Plant galls come in a fascinating variety of strange forms, textures and colors. Some are irregular, bumpy, or warty; others are smooth and spherical. Some galls sport thick growths of fuzz, hair or spines. One of my favorites is the aptly named mossy rose gall - it occurs on rose and looks like moss. It never ceases to amaze me that a rose plant can produce a growth that looks like moss just because of a tiny wasp larva.
Galls result from an intricate interaction between two living organisms. The gall-maker (insect disease, mite) causes the plant to change the course of normal growth and modifies growing tissue into a special swelling that surrounds the gall-maker. In the case of mossy rose galls it is a small cynipid wasp.
The gall provides some protection from adverse weather, predators and parasites. Galls are rich in proteins and carbohydrates. Thus the gall-maker lives a sheltered, luxurious live surrounded by a ready source of food in which it grows, develops and may even reproduce. The new adult gall-makers emerge from the galls in the summer or the following spring.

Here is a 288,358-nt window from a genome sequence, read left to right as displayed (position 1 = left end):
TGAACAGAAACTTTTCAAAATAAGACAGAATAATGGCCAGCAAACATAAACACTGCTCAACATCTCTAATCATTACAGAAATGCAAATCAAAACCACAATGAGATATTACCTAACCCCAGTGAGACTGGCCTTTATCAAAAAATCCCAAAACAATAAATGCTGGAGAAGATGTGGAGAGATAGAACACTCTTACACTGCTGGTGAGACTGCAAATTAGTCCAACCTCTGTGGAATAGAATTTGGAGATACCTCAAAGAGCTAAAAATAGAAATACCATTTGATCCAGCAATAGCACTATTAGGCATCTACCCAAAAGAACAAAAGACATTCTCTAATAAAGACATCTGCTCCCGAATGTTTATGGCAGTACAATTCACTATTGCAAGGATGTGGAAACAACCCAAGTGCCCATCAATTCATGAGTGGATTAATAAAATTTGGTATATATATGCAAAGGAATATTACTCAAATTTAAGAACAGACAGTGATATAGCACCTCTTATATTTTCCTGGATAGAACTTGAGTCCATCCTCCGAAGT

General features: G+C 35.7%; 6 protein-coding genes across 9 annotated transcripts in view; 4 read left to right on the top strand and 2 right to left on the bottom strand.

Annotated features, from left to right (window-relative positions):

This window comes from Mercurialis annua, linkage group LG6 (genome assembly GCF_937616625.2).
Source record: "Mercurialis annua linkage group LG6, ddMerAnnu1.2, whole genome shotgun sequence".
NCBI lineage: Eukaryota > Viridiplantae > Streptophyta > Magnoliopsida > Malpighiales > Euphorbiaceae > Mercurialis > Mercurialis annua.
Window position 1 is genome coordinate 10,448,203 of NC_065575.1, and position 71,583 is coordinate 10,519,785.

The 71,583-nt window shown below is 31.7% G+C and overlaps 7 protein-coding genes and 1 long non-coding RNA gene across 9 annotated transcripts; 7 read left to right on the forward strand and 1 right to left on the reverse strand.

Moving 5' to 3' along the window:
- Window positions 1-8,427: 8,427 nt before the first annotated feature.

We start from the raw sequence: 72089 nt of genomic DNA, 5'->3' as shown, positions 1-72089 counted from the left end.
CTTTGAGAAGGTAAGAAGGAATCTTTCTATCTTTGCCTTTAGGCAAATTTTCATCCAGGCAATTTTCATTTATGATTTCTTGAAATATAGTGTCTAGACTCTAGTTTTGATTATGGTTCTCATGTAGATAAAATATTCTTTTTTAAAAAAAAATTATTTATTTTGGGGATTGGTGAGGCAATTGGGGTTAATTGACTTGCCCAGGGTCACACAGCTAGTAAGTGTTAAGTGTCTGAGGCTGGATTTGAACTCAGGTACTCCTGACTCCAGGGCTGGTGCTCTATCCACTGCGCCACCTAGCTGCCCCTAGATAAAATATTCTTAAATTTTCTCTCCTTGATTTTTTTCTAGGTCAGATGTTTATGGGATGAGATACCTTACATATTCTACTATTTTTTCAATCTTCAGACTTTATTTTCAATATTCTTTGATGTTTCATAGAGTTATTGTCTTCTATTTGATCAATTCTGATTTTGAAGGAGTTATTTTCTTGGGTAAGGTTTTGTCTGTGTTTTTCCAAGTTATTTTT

Despite their unsightly appearance, most insect galls do not seriously affect the vigor of healthy plants. Mossy rose galls formed on the leaves of the rose are harmless. Occasionally, a heavy or prolonged gall infestation on the rose stems may weaken or kill portions of a plant above the gall. If mossy rose galls occur on the stem they can be pruned out.
Galls cannot be cured after they have formed. That is, spraying or treating does not make them go away. Preventive treatments applied before the galls form may be effective but are not usually practical.
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